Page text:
On Campus Opinion — May 30, 2015 by Abigail Boyd
A Prom a Day Will Not Keep the Doctor Away

The arrival of Prom always seems to bring a certain level of excitement and buzz amongst the student body. Girls become giddy with the anticipation of showing themselves off in their beautiful floor length gowns, and heavily supplied makeup, and the boys in their debonair tuxes. Waves of high expectations flood the hallways as people discuss their plans for that night.  Kids imagine that this will be one of the best nights of their lives. Unfortunately, most of these hopeful youths will be let down… prom is just prom. I personally attended two proms in two nights, Pacifica on Friday night, and Samohi on Saturday night, although they were extremely different experiences, neither was successful in accomplishing a spot on my list of best nights ever.

Although getting ready with my fellow female Pacificans contained many smiles and laughs, there was a certain pressure involved. Everyone feels as if they have to look better than they ever have before, as if this night was the most important night of any so far. I won’t deny that I enjoyed having my hair and makeup done, who doesn’t like to look a little less flawed and a lot more perfect than they actually are? However, it felt as if I was wearing a costume, the girl with bright red lips, teased hair, and charcoal lined eyes in the mirror wasn’t really me… but it wasn’t actually me who people were expecting to see; it was the girl in the mirror with the makeup and the fancy dress and the 5 inch stilettos. So of course I went through the whole process again the next night for Santa Monica’s prom.

The feeling when I arrived at the Victorian was expected. I was pleasantly surprised by how beautiful everyone looked, and the night proceeded without any hiccups. We mingled over virgin mojitos for awhile, participating in small talk about the venue and people’s outfits. Then we were served appetizers and the meal we had previously selected. A small dance floor was appropriate as not that many people ever seemed to gather all at once. I did not attend an after prom due to the threat of graduation privileges being revoked.  Overall, the night was entertaining, but nothing that would qualify it to be an extraordinary night occurred. Then Saturday rolled around.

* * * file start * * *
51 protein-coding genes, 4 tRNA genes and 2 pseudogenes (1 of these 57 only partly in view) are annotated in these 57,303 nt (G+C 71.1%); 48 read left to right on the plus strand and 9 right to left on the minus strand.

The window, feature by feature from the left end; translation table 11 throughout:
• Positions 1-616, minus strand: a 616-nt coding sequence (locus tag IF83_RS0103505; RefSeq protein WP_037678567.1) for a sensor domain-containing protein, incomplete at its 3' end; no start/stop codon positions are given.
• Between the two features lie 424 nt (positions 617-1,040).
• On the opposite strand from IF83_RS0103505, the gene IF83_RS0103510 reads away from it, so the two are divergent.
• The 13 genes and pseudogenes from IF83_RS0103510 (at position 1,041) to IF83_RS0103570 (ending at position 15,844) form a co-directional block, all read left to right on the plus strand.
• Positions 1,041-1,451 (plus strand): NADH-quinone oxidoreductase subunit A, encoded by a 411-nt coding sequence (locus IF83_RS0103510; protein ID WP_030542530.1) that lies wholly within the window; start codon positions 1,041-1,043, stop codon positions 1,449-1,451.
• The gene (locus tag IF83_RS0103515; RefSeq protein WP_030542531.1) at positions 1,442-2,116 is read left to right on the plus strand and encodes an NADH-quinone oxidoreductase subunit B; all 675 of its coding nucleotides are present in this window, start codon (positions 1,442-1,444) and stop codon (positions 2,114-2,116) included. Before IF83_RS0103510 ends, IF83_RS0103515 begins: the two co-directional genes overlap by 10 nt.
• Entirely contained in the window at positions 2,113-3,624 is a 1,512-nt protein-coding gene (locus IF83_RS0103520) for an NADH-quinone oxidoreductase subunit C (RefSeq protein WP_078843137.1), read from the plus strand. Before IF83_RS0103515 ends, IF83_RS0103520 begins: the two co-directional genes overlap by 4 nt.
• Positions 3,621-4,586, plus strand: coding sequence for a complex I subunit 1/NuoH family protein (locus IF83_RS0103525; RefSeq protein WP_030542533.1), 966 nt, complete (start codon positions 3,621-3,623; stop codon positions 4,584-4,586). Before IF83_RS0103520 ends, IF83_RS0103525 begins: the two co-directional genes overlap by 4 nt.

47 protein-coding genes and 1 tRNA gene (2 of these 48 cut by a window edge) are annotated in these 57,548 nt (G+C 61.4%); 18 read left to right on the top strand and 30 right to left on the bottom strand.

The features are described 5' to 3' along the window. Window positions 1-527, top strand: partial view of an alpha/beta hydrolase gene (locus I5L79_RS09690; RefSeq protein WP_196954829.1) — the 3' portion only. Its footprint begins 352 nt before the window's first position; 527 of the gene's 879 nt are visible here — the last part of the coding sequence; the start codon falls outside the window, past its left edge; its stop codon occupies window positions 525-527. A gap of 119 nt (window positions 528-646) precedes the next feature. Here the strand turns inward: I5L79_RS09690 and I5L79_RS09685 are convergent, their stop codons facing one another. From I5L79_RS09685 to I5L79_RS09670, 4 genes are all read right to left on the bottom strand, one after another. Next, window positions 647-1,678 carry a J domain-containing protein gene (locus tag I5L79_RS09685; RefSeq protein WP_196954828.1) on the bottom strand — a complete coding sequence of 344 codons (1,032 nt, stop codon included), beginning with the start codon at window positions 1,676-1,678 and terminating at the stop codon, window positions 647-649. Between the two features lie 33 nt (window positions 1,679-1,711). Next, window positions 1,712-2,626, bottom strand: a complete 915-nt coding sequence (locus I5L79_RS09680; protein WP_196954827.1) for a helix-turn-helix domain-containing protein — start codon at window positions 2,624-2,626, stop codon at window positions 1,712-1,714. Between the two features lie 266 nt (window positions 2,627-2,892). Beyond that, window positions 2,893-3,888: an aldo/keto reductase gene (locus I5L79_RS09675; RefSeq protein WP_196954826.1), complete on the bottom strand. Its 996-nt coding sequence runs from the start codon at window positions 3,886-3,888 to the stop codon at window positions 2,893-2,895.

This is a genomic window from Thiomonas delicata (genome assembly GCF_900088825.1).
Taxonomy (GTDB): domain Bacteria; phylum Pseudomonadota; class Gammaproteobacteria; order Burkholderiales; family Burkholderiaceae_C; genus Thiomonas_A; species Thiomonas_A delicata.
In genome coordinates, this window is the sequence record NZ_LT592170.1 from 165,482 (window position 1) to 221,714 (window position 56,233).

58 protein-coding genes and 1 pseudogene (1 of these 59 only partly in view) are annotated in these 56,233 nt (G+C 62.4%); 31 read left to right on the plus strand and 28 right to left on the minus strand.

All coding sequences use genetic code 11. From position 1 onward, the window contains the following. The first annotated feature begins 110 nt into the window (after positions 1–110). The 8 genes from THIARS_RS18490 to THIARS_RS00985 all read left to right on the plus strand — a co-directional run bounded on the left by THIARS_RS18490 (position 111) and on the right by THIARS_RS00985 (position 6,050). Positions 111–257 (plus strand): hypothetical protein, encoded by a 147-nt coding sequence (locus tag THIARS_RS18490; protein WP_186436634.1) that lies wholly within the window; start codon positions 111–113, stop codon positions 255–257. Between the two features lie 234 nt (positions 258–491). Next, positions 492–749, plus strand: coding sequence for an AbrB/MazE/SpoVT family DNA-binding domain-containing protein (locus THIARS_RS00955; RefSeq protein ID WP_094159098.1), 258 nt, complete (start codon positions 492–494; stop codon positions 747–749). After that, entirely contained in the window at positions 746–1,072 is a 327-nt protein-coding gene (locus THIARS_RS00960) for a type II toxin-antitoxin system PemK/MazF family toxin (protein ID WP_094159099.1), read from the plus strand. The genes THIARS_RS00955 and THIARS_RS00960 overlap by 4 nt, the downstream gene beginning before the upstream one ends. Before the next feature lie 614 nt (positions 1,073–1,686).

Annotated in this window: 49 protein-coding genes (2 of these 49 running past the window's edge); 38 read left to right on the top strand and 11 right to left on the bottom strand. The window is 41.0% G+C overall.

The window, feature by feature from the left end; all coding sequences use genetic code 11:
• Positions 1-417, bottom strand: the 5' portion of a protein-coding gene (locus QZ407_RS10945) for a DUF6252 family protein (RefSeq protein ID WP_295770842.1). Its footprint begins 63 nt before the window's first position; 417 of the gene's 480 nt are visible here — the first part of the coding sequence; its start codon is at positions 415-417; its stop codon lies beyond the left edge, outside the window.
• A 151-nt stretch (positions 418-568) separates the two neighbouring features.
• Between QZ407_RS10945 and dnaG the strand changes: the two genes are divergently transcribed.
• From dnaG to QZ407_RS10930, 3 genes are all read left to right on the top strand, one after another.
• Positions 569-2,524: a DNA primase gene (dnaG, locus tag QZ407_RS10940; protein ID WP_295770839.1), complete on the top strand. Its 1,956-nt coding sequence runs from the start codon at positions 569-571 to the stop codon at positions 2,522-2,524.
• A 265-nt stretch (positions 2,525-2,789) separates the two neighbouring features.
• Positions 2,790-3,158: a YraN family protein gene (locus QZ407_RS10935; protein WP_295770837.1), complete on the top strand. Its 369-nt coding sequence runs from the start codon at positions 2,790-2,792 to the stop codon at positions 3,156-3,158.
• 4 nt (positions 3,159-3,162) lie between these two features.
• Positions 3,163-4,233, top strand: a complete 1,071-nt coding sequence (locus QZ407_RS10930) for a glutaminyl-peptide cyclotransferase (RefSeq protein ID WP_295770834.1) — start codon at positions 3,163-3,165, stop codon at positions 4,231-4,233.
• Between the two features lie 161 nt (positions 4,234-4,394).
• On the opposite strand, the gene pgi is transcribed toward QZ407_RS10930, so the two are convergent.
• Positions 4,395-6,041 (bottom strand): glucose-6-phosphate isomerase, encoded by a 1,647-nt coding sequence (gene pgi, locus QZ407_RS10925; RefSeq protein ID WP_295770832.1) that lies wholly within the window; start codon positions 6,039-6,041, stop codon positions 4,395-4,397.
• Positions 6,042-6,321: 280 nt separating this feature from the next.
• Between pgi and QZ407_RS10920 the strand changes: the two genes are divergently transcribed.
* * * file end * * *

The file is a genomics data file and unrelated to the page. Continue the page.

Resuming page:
Let me just start of by explaining that my boyfriend goes to school amongst 3,000 kids. Yes, 3,000. So of course my expectations of the night were slightly different from those of Pacifica’s prom, in which only around 80 kids attended. The night started out with pre prom at a fellow Samohi students house. Over 100 seniors attended with their dates and camera-toting parents. Champagne was openly served to everyone, even minors, over the two hours of socializing and picture taking. I was overwhelmed. My boyfriend is rather popular amongst his peers so I found myself often being dragged along by his side while I smiled with my mouth shut and pretended I cared about the conversations he was having with people who were complete strangers to me. So. Much. Fun. After the event winded down, students who had rsvp’d for a specific after prom in the Hollywood Hills were carried off in two large buses to the prom, at which we stayed for only an hour and a half.

The prom itself was nice, held at the Beverly Hilton, it was glamorously decorated and filled wall to wall with students. The dancing was more of a mosh pit considering most of the student body crowded on the dance floor jumping and shoving and singing. It wasn’t hard to part with. The food was just average, a strange assortment of both chinese and mexican food. My stomach and I both questioned such a coalition. The prom itself was enjoyable and more exciting than Pacifica, having a bigger variety of people to converse with, and much better music to listen to, but again, it was nothing miraculous.

I would like to just encourage people to find joy and excitement in everyday life, or for those of us in school, find it on the weekends. The promise that prom will be the greatest night ever is an empty one. Don’t expect the world to change in one night, but have fun and enjoy the music, the people, and in some cases, the food. Treat prom like every other outing and you will have a blast.

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Abigail Boyd

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